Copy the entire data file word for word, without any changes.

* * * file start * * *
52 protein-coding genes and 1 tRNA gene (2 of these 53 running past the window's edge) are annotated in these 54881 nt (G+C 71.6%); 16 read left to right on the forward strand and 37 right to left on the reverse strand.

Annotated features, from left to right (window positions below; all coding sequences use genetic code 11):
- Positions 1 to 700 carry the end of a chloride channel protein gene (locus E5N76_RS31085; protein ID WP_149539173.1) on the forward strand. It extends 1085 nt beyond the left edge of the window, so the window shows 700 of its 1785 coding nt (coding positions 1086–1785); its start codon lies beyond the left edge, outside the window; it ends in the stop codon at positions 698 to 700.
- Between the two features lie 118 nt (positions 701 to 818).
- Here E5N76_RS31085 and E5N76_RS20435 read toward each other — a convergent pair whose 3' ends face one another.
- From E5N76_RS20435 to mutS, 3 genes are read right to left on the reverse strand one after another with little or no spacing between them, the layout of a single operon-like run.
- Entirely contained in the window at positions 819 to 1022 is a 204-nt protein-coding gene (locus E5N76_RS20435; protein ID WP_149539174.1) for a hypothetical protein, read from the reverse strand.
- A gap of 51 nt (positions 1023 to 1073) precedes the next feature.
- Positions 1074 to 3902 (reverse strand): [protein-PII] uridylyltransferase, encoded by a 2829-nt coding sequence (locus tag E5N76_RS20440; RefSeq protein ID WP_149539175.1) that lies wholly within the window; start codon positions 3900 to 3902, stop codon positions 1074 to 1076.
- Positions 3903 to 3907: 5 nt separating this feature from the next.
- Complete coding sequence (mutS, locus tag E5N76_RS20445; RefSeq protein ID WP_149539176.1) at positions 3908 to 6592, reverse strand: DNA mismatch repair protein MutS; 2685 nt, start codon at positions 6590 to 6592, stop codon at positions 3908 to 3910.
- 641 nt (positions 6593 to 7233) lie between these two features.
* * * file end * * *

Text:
52 protein-coding genes and 1 tRNA gene (2 of these 53 running past the window's edge) are annotated in these 54881 nt (G+C 71.6%); 16 read left to right on the forward strand and 37 right to left on the reverse strand.

Annotated features, from left to right (window positions below; all coding sequences use genetic code 11):
- Positions 1 to 700 carry the end of a chloride channel protein gene (locus E5N76_RS31085; protein ID WP_149539173.1) on the forward strand. It extends 1085 nt beyond the left edge of the window, so the window shows 700 of its 1785 coding nt (coding positions 1086–1785); its start codon lies beyond the left edge, outside the window; it ends in the stop codon at positions 698 to 700.
- Between the two features lie 118 nt (positions 701 to 818).
- Here E5N76_RS31085 and E5N76_RS20435 read toward each other — a convergent pair whose 3' ends face one another.
- From E5N76_RS20435 to mutS, 3 genes are read right to left on the reverse strand one after another with little or no spacing between them, the layout of a single operon-like run.
- Entirely contained in the window at positions 819 to 1022 is a 204-nt protein-coding gene (locus E5N76_RS20435; protein ID WP_149539174.1) for a hypothetical protein, read from the reverse strand.
- A gap of 51 nt (positions 1023 to 1073) precedes the next feature.
- Positions 1074 to 3902 (reverse strand): [protein-PII] uridylyltransferase, encoded by a 2829-nt coding sequence (locus tag E5N76_RS20440; RefSeq protein ID WP_149539175.1) that lies wholly within the window; start codon positions 3900 to 3902, stop codon positions 1074 to 1076.
- Positions 3903 to 3907: 5 nt separating this feature from the next.
- Complete coding sequence (mutS, locus tag E5N76_RS20445; RefSeq protein ID WP_149539176.1) at positions 3908 to 6592, reverse strand: DNA mismatch repair protein MutS; 2685 nt, start codon at positions 6590 to 6592, stop codon at positions 3908 to 3910.
- 641 nt (positions 6593 to 7233) lie between these two features.